Quick hits: on an archbishop’s reputation and mandatory vaccines
Emerging gradually from the “brain fog” that was, thank God, in my case the most noisome aspect of a Covid infection, I find myself looking over the news stories of the past week and wondering: Is my thinking not quite straight yet? Because several of our recent stories simply do not make sense to me.
Let me know, please, if you see the logical connections that appear to me entirely missing.
Example #1: The Aupetit case Questioned by reporters about the resignation of Archbishop Michel Aupetit of Paris, Pope Francis said: “I ask myself what he did that was so serious that he had to resign. Someone answer me, what did he do? And if we do not know the charge we cannot convict.” He went on to say that the archbishop had been guilty of “a failing against the sixth commandment, but not total.” But the real problem, the Pope said, was “public opinion, gossip.” Yet wasn’t the Pope himself contributing to the gossip, by mentioning the nature of the archbishop’s offense, and adding a few vague details? And if that offense was not serious enough to warrant his resignation, why did the Pope accept it? The offense (whatever it was) occurred long ago, and had been reported before the Pope named Aupetit to become Archbishop of Paris. So apparently the Pontiff did not regard it as disqualifying then. Did it become disqualifying because of gossip? Pope Francis said that “he will not be able to govern because he has lost his reputation.” When did he lose it? Archbishop Aupetit had deliberately left his future in the Pope’s hands. If he really did regard the offense as something that could and should be excused, the Pope could have asked the archbishop to remain in office. He could have made the argument—as he did, in his airplane interview—that a bishop is not a plaster saint, and that Church leaders too sometimes need forgiveness. There have been other, rather conspicuous cases in which Pope Francis has declined to accept the resignation of an embattled prelate. (“Who am I to judge?”) What was the logic of his decision in this case?
Example #2: Archbishop Cordileone’s vaccination status. San Francisco’s Archbishop Salvatore Cordileone revealed last week that he has not received a Covid vaccine. Although he has encouraged others to be vaccinated, the archbishop said that his doctor believed his immune system is strong, and so “it’s probably not necessary for me to be vaccinated.” In reporting this news, ABC made the editorial comment that the opinion of the archbishop’s doctor “is not shared by many in the San Francisco Health Department who on Wednesday continue urging people to get vaccinated.” Yes, but there is a crucial difference between the archbishop’s personal physician and the officials of the San Francisco Health Department; only one of them has listened to his chest, taken his medical history, ordered blood tests, and done all the other things that enable a physician to speak with confidence about his patient’s condition. How many times, in the context of other political debates, have we been reminded that the confidential relationship between a doctor and a patient should be sacrosanct, and no government officials should interfere? Why doesn’t that principle apply to this case? If the archbishop’s doctor sees a good reason why his patient should skip vaccination, who else has any right to an opinion?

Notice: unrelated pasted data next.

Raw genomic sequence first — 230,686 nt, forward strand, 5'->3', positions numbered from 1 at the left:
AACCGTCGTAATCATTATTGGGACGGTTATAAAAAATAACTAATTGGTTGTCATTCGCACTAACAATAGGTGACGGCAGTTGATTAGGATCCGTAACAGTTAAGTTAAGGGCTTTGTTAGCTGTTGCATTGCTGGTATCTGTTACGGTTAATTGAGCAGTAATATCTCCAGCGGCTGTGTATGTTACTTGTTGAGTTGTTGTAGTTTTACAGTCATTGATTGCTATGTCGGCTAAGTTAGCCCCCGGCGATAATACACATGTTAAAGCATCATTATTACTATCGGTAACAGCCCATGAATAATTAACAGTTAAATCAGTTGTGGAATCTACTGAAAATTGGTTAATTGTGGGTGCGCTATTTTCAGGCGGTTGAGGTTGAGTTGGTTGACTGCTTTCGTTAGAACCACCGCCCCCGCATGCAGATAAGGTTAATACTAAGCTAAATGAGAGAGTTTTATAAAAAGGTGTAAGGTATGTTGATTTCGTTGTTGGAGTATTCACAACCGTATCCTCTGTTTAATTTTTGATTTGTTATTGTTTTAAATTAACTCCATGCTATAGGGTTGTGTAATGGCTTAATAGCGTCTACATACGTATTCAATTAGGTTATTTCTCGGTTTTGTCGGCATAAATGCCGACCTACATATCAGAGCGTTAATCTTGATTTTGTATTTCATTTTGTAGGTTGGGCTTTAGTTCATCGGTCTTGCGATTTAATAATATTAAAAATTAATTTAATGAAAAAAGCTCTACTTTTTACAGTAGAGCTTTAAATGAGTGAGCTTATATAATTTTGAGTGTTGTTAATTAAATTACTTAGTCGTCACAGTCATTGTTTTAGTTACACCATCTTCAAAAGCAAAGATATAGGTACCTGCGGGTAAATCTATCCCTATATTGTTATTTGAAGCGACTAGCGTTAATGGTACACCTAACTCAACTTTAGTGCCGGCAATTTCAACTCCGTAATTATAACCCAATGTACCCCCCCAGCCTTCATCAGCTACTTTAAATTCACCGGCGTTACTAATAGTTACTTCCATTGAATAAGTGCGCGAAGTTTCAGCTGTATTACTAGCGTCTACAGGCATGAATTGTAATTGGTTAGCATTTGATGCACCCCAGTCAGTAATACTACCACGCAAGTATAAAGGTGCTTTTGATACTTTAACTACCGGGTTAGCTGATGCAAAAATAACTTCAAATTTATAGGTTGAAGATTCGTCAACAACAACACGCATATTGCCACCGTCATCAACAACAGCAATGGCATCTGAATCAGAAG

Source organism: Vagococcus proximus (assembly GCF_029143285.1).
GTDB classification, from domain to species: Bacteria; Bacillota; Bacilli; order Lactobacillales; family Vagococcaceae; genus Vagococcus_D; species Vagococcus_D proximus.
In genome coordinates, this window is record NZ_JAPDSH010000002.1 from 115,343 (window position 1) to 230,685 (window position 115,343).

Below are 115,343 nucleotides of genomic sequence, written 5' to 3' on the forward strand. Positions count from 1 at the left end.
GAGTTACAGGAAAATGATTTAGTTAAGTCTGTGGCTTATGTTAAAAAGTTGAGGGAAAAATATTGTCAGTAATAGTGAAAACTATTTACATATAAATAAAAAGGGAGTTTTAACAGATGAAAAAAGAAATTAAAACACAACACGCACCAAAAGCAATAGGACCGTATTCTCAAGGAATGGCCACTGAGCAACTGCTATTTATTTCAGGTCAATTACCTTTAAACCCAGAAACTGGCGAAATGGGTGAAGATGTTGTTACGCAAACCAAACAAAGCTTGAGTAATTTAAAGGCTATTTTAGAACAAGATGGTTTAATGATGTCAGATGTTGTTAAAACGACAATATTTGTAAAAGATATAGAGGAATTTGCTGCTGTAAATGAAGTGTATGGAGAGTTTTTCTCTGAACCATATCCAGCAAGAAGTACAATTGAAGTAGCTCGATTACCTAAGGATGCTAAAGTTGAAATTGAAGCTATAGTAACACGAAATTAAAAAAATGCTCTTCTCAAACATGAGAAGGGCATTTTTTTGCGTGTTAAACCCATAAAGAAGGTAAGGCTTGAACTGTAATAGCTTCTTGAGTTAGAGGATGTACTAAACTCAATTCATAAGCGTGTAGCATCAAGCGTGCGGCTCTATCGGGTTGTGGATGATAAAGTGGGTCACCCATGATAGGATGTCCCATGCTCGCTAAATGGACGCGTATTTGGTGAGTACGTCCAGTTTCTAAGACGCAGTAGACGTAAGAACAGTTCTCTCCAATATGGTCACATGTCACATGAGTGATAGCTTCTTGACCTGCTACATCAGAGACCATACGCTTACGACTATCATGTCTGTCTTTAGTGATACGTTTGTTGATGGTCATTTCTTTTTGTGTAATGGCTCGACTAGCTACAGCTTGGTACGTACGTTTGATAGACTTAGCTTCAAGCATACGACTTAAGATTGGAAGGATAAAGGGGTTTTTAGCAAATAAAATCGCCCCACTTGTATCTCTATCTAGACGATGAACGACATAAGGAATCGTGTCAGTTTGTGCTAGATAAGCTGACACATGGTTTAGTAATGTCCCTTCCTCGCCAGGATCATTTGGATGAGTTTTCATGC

Example #3: And speaking of vaccination, the Catholic bishops of Austria have pronounced that “compulsory vaccination is a serious encroachment on the bodily integrity and freedom of the individual.” So far, so good. But from that promising premise, the Austrian bishops cannot bring themselves to the obvious conclusion: that a proposed nationwide vaccine mandate is unjust. Having accurately stated the principle on which the mandate deserves condemnation, the bishops bow out of the discussion with the excuse that they “cannot give a detailed opinion on the concrete use of the law.” But of course we do not expect detailed medical opinions from our bishops. We expect clarification of moral principles. And the moral principle, at least, is clear: a “serious encroachment on the bodily integrity and freedom of the individual.”
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